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Hawaiian Islands Synoptic Discussion and Guidance

FXHW60 PHFO 180634

Area Forecast Discussion
National Weather Service Honolulu HI
834 PM HST Tue Jul 17 2018

High pressure north of the state will maintain moderate to breezy
trade winds through the week, with the strongest winds holding
through the next couple of days. Clouds and showers will favor
windward and mauka areas, as well as the kona slopes of the Big
Island each afternoon. A brief increase in shower activity is
expected for the Big Island and possibly Maui overnight into


Breezy trade wind weather continues this evening across the state,
with radar showing only widely scattered showers over some
windward areas, and scattered high clouds passing overhead. Rain
gauges report only isolated light rainfall amounts of a quarter
inch or less at some windward locations during the past six hours.
Surface analysis depicts an elongated east-west area of high
pressure located about 1200 miles north of the islands, with a
weak tropical disturbance located about 450 miles southeast of
the Big Island. The tight pressure gradient between these features
is producing the breezy trade wind pattern over the islands.
Aloft, water vapor imagery depicts a narrow but strong mid level
ridge sitting over the state and extending off to the northeast,
with a large upper level trough to our northwest and north. The
ridge overhead is maintaining stable conditions, as shown by the
00Z soundings which found strong inversions based between 5500 and
7000 feet. MIMIC-TPW satellite imagery shows estimated PW values
of around 1.5 inches surrounding the state, with an area of
greater moisture (estimated PW values up to 1.8 inches) just
southeast of the Big Island.

Overnight into Wednesday, breezy trade winds will continue, as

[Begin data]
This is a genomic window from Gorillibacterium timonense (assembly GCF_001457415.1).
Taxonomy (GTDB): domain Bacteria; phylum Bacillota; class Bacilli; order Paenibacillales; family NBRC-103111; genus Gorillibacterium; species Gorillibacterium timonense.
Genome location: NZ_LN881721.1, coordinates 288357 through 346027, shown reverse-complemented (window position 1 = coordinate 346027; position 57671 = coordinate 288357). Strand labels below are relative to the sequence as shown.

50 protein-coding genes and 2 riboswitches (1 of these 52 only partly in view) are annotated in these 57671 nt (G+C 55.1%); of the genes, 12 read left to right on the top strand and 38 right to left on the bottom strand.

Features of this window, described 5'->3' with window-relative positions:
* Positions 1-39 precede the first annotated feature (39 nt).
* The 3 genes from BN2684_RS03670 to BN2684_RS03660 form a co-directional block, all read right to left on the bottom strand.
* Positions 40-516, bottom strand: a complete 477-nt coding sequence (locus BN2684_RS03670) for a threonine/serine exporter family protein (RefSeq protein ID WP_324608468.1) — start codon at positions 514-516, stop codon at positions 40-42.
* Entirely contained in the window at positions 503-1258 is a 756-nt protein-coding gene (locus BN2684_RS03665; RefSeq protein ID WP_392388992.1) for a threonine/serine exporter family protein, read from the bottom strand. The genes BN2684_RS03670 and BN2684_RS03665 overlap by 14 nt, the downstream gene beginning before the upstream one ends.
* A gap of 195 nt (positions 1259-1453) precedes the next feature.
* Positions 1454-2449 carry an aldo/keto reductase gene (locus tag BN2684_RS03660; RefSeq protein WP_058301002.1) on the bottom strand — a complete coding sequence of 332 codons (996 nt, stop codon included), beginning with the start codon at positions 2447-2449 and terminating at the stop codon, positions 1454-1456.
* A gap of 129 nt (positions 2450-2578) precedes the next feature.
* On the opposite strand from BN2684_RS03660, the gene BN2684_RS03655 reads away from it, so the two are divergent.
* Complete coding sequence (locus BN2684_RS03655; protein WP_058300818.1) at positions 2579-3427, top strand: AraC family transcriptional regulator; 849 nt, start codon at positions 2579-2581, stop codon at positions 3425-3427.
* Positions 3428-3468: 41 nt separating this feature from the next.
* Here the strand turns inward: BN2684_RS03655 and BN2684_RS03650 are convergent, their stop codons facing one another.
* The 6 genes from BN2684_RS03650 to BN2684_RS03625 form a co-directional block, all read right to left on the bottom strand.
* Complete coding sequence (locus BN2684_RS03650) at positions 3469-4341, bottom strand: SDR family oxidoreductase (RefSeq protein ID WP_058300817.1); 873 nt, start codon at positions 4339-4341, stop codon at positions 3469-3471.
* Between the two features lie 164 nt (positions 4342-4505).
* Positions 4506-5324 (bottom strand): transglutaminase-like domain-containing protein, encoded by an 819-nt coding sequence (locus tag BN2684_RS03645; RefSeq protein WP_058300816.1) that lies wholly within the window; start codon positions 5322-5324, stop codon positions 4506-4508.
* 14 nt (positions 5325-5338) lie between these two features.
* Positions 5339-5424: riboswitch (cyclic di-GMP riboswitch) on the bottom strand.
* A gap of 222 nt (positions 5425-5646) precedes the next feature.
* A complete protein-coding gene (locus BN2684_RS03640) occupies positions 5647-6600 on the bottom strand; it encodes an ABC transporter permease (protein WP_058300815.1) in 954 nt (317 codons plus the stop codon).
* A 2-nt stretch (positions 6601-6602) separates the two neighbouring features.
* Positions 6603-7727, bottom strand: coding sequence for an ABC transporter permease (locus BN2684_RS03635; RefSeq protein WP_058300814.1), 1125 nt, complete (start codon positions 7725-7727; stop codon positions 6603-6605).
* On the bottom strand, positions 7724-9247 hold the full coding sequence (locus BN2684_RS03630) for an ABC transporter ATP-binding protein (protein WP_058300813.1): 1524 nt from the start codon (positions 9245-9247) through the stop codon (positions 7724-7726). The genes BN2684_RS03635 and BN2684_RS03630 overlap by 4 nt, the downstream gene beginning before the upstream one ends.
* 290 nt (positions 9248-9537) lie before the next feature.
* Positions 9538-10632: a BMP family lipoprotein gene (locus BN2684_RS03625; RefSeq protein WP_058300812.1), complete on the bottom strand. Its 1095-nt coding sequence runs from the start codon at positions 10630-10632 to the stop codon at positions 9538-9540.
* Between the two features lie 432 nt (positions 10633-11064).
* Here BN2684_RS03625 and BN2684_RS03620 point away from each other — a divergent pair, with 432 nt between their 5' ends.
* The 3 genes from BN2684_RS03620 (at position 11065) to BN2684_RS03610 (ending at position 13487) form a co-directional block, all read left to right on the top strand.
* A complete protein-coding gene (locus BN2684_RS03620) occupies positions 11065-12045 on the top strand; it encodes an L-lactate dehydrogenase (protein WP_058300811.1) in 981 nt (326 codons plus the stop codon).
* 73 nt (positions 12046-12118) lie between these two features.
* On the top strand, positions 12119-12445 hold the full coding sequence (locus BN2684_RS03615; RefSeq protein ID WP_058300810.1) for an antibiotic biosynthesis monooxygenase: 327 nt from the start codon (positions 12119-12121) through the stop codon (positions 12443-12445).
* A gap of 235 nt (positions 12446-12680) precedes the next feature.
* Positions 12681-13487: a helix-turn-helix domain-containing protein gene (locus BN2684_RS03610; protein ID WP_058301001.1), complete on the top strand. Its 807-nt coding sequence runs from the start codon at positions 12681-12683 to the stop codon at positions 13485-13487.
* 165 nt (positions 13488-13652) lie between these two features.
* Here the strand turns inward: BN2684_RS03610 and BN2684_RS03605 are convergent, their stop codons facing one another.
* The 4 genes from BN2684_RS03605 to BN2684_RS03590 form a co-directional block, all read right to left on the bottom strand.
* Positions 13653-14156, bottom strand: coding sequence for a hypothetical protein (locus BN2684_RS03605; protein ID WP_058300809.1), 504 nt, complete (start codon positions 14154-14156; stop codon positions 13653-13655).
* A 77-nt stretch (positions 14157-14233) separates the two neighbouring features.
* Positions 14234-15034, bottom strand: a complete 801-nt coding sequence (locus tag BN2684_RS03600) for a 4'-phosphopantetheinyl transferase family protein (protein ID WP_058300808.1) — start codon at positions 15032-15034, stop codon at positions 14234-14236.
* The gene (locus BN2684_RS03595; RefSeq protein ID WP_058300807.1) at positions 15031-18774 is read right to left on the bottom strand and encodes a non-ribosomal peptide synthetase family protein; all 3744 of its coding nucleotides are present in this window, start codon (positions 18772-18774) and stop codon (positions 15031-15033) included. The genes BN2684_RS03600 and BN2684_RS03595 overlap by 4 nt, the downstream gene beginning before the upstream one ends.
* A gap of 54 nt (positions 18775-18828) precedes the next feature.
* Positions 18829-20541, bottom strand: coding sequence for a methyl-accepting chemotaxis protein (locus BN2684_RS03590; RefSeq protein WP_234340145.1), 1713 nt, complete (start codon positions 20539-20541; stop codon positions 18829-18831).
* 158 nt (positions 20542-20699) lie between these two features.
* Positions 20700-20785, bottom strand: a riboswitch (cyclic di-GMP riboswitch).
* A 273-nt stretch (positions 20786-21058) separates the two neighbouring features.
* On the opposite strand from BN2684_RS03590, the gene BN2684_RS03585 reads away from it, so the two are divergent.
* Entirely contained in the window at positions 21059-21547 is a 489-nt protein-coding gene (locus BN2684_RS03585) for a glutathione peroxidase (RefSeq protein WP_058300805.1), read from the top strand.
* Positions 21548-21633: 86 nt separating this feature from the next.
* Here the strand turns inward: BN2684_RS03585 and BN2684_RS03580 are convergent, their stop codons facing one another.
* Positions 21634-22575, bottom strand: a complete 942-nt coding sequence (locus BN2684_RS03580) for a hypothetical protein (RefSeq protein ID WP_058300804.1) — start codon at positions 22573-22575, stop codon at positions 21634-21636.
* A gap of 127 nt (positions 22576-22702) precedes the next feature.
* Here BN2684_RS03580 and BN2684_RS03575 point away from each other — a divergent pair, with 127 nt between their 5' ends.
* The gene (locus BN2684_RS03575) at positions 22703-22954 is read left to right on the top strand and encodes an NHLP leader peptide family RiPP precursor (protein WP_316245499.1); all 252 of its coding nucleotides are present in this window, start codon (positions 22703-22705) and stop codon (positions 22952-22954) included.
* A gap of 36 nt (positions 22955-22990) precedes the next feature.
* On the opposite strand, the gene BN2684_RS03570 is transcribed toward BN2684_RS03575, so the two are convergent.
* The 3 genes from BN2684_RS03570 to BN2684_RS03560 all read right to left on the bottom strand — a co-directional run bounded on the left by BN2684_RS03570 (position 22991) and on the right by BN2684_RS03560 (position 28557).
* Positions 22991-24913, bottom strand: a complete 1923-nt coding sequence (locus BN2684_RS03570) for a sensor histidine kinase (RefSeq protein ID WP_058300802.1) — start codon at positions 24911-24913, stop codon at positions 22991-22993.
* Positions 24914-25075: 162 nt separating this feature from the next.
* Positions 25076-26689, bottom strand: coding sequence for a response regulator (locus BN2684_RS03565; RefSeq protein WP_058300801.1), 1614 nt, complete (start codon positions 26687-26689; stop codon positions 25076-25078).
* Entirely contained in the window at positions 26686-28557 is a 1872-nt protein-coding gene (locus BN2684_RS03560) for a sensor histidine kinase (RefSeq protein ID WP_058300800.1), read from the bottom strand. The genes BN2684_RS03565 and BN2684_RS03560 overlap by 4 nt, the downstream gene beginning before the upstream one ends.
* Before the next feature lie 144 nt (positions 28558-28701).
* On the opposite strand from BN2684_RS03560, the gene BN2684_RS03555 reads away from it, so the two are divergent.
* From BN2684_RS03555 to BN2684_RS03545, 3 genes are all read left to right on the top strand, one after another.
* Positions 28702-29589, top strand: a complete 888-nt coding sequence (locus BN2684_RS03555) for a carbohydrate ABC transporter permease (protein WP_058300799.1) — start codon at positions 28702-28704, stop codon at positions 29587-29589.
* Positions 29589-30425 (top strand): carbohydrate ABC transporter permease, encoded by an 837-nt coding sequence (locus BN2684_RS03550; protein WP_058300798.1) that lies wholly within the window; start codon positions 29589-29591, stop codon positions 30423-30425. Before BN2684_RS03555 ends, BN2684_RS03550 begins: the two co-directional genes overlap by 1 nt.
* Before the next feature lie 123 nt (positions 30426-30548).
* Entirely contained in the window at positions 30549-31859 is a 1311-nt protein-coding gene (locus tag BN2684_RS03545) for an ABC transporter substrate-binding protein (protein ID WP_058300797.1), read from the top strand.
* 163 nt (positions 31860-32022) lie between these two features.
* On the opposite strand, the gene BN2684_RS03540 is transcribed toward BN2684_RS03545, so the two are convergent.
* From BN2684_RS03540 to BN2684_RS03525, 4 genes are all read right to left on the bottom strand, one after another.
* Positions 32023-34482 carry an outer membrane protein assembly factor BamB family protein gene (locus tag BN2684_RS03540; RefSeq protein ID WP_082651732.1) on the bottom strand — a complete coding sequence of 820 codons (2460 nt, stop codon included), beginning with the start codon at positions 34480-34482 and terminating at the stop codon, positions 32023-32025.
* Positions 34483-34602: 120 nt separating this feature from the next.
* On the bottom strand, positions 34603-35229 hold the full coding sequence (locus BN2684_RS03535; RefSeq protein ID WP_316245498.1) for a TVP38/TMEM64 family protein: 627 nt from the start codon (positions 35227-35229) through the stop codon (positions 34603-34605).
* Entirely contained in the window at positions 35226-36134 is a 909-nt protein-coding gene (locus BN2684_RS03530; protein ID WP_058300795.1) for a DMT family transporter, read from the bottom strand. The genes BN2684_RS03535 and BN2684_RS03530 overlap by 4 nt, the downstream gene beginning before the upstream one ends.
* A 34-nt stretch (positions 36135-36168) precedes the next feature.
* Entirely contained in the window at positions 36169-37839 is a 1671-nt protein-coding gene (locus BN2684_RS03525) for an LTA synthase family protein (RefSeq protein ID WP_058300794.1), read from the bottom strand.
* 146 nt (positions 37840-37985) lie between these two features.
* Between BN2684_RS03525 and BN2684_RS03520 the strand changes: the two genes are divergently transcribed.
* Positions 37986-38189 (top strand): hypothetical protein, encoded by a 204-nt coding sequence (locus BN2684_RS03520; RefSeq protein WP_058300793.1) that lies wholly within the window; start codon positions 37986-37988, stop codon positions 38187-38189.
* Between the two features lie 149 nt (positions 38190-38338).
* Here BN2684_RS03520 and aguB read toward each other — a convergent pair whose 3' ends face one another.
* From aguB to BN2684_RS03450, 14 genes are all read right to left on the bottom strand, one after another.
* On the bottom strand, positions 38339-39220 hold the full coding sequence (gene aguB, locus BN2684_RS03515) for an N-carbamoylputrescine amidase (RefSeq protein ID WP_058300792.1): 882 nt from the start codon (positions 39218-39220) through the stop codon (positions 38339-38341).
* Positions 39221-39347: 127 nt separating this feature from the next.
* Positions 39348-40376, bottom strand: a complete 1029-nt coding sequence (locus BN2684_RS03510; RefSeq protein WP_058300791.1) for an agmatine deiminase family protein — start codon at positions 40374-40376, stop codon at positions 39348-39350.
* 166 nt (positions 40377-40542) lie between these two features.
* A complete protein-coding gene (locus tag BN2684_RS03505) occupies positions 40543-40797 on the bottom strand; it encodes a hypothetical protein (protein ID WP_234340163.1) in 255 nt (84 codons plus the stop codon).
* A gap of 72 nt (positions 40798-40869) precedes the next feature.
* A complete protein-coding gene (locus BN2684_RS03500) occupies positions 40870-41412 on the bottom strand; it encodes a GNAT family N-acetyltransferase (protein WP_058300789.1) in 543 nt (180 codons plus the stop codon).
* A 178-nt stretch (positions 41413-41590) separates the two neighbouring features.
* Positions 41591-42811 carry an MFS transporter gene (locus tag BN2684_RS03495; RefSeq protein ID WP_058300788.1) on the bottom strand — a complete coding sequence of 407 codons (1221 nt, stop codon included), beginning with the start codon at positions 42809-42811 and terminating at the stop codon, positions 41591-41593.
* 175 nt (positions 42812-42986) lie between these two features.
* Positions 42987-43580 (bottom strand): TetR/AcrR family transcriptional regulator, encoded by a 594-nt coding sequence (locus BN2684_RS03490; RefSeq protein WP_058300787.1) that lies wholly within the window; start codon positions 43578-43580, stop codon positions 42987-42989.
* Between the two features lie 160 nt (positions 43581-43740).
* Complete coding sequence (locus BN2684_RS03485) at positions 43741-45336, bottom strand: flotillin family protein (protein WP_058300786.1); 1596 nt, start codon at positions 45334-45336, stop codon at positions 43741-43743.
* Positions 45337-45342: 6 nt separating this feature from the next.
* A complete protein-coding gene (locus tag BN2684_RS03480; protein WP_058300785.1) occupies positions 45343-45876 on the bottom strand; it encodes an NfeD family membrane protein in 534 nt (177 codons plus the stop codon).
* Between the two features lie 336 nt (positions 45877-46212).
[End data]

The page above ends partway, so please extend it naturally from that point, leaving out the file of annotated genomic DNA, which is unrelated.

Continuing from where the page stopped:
mainly eastern portions of the state see an uptick in rainfall.
The surface ridge to the north will remain nearly stationary as
the weak tropical disturbance passes a couple hundred miles to our
south. As a result, the pressure gradient over the islands should
tighten slightly, causing the trades to increase a bit. Enhanced
moisture along the northern fringe of the tropical disturbance
will affect the Big Island and east Maui. Shower activity will
likely increase along windward slopes of those islands, with some
showers also developing along leeward slopes Wednesday afternoon.
Although the mid level ridge will maintain stable conditions
across the southern half of the island chain, we cannot rule out
localized heavy showers flaring over and downwind of the active
lava flow in the southeast Puna District. Otherwise, the upper
level trough to the northwest will drift closer to Kauai. This
feature has been producing isolated thunderstorms about 275 miles
northwest of Kauai, and as the trough shifts closer, a few
thunderstorms could pop up in the offshore waters somewhat closer
to the state. The trough will also keep areas of high clouds
streaming overhead.

Trade winds will relax slightly beginning on Thursday as the
tropical disturbance passes southwest of the state allowing the